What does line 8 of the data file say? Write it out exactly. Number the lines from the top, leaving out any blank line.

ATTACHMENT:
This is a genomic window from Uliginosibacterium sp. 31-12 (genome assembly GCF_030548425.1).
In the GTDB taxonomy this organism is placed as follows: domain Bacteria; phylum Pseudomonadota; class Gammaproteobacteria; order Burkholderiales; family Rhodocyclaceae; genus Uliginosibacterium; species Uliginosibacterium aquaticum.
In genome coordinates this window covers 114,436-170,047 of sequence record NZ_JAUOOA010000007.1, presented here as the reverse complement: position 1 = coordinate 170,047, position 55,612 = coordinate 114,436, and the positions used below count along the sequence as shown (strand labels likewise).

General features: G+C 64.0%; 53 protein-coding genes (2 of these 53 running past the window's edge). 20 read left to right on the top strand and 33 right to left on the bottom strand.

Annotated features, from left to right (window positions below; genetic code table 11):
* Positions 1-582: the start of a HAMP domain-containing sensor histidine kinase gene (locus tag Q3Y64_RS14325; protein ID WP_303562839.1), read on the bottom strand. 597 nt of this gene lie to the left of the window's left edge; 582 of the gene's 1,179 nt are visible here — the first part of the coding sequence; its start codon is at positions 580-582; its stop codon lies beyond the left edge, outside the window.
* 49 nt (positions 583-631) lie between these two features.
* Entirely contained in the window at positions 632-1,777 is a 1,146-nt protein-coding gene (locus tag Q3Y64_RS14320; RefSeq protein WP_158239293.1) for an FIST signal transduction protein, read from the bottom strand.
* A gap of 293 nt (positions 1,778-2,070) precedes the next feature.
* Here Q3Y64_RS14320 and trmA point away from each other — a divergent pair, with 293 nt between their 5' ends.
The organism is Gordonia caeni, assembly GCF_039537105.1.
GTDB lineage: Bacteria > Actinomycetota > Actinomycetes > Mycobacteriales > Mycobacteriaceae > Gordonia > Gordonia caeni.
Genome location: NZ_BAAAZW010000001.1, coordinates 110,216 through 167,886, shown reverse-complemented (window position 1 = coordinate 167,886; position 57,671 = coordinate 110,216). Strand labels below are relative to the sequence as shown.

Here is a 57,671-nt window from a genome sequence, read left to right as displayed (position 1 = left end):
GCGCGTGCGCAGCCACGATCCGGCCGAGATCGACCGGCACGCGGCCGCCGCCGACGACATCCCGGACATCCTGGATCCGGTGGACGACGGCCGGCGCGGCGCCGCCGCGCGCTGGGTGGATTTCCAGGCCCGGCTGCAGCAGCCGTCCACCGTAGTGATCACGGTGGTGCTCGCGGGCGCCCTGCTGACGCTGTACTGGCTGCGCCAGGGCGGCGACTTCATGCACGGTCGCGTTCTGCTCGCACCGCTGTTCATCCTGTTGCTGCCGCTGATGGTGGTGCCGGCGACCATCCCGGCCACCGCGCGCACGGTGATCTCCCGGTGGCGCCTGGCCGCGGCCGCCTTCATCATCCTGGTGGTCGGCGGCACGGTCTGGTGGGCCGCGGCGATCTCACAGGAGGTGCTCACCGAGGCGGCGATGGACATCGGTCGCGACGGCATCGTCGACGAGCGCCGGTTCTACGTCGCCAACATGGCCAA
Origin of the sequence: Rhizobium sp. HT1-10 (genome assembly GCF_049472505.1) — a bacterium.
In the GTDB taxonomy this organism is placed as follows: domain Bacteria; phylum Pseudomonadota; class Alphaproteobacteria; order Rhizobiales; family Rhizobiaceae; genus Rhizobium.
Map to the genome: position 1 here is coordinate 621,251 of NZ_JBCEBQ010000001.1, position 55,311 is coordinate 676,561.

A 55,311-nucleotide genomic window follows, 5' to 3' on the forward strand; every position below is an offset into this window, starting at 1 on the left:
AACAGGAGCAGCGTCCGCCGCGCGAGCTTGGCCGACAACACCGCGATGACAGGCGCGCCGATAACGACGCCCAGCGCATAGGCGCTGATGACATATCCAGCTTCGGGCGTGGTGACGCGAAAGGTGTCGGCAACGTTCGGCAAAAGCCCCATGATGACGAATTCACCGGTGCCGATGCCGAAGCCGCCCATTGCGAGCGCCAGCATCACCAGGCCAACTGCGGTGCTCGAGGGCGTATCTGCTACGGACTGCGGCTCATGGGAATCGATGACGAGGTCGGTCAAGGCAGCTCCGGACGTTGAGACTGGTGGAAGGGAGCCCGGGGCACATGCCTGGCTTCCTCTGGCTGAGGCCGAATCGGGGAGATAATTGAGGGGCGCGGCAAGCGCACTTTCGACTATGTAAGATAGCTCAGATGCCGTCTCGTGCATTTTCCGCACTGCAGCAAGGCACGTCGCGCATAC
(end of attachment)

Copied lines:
* Entirely contained in the window at positions 632-1,777 is a 1,146-nt protein-coding gene (locus tag Q3Y64_RS14320; RefSeq protein WP_158239293.1) for an FIST signal transduction protein, read from the bottom strand.